In Hawai'i, this instrument, which is called ipu, is usually made from a dried gourd filled with seeds. It plays an important role in hula, because it helps provide the rhythm and sound for the chants and dancers. An ipu is played by striking the bottom of the gourd with the heel of the hand or hitting the side of the instrument with one's fingers. If seated, it's struck on the ground.
While you may not have gourds with which to work, there are many items that can be reused to make this instrument. Using postconsumer solid waste will help save money as well as natural resources, energy, and landfill space.
You will need:
- Two coffee creamer containers
- Small rocks or gravel
- Paint markers
Rinse and air dry the containers. Peel off the label, exposing the white plastic underneath. Cover your work area with newspapers.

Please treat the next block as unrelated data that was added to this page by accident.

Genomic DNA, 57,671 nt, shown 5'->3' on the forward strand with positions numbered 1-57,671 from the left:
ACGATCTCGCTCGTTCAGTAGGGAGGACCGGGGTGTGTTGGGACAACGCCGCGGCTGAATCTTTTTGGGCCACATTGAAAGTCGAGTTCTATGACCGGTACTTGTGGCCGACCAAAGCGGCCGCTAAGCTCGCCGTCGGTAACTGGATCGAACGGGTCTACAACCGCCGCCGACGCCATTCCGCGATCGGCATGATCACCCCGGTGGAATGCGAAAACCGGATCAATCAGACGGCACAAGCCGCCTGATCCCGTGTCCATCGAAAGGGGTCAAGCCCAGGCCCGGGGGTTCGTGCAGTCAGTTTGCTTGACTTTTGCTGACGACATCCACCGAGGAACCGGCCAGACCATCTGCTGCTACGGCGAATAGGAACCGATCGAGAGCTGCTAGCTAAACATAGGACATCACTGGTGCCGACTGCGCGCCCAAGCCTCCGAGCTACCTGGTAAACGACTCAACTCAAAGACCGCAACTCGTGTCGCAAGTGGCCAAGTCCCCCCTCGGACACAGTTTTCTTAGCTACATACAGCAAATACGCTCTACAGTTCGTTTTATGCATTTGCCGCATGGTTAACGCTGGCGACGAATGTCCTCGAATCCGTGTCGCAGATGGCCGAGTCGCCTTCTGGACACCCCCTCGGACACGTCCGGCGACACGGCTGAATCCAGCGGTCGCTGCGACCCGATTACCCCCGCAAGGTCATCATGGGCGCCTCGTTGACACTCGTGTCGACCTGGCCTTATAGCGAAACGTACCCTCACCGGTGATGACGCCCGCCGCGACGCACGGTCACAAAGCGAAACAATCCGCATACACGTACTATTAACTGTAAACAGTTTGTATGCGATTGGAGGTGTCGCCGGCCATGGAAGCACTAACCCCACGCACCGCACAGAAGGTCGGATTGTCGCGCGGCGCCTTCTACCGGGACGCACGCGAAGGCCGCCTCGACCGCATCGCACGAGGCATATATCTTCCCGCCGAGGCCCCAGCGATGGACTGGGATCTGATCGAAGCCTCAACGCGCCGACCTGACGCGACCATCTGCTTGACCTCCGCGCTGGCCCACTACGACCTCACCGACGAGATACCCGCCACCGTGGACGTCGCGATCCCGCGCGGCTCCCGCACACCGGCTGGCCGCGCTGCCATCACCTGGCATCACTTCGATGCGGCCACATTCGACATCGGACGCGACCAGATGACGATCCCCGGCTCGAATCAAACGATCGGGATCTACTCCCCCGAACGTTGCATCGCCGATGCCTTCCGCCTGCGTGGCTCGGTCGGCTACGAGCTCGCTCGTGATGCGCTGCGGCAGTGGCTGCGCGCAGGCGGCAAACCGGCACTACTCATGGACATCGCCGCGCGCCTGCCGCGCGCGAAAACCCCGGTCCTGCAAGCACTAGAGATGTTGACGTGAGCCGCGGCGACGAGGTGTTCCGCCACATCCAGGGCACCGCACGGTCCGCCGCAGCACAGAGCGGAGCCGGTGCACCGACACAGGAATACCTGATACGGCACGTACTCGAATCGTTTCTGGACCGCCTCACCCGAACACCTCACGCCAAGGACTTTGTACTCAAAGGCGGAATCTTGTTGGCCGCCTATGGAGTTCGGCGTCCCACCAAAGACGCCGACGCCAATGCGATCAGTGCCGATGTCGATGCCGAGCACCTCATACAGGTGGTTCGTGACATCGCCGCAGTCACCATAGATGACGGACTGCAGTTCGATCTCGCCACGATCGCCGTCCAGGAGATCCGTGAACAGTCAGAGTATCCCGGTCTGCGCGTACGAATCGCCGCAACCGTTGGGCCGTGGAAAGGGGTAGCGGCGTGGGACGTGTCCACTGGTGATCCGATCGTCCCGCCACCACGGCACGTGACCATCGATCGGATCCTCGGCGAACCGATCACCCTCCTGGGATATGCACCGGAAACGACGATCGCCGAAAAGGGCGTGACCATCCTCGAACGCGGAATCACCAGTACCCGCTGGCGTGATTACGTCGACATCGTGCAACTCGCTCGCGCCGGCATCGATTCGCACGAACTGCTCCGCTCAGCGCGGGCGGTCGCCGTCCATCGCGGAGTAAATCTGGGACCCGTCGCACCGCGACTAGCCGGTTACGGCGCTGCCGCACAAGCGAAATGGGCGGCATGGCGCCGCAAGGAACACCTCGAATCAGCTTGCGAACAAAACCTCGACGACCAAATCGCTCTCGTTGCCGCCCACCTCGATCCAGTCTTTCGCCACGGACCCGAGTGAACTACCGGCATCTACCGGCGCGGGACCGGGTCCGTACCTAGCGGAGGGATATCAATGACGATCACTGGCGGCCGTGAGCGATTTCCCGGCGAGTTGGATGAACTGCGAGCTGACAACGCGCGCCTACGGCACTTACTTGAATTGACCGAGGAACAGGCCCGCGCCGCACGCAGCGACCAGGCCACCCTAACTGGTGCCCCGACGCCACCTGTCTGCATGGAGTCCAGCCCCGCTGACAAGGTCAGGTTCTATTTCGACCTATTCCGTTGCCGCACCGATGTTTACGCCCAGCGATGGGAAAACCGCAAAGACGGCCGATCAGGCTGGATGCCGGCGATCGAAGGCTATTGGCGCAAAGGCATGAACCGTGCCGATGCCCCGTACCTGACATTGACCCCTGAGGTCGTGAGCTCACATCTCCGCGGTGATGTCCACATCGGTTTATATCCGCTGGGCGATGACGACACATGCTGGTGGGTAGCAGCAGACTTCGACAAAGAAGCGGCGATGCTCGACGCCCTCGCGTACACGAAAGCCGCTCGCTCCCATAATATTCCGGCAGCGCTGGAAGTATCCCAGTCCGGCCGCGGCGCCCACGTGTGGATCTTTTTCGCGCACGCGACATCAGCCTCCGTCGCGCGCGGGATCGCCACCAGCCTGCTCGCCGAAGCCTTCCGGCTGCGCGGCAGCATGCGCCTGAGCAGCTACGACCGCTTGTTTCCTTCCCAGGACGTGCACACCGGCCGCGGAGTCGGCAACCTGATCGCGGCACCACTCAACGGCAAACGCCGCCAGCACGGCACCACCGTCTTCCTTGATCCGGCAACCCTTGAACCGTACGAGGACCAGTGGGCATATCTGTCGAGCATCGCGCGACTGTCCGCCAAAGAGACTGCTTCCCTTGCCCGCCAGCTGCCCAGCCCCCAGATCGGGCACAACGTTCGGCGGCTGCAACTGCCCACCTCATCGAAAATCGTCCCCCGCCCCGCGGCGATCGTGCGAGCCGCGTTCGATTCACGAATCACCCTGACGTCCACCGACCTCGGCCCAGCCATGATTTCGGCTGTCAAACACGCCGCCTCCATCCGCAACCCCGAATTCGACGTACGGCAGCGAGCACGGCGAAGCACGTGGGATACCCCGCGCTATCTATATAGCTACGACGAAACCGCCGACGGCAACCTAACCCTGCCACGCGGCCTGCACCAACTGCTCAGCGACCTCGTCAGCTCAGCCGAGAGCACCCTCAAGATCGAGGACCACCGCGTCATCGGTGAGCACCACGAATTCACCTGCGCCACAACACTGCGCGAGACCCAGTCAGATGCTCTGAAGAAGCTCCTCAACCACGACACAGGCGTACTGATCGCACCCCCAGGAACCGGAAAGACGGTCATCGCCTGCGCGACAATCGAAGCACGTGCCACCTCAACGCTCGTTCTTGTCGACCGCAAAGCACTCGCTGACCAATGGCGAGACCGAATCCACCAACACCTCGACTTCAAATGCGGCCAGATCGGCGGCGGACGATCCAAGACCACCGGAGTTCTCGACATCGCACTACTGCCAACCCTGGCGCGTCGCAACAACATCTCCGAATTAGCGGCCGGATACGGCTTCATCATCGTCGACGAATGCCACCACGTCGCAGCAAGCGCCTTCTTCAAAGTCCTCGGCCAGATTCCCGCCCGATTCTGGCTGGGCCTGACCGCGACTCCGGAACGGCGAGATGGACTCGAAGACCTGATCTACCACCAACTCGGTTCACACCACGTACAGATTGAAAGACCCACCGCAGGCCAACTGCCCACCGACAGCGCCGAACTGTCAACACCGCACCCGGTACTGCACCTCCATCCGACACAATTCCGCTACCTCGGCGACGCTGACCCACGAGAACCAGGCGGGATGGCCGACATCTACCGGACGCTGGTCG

Early Hawaiian artists used bold colors, geometric shapes, and abstract patterns in their designs. Drawing with paint markers, decorate the container, following along with its shape, or make a repeat pattern using rectangles and/or squares.
When finished, partly fill the containers with rocks or gravel and fasten the lid. For music to use in playing the instrument, visit the Hula Preservation Society
to hear authentic Hawaiian chants.
Tips and Tricks:
The markers we use are called Painters, and they're manufactured by the Hunt Corporation. Most hobby and art stores carry them.
Substitute dried rice, beans, pasta, or seashells for the rocks or gravel. Notice how the sound changes, depending on the type of material you use.
If you wish, cover the filled containers with a few layers of papier-mâché, and when dry, paint with acrylics. Varnish for a more durable finish.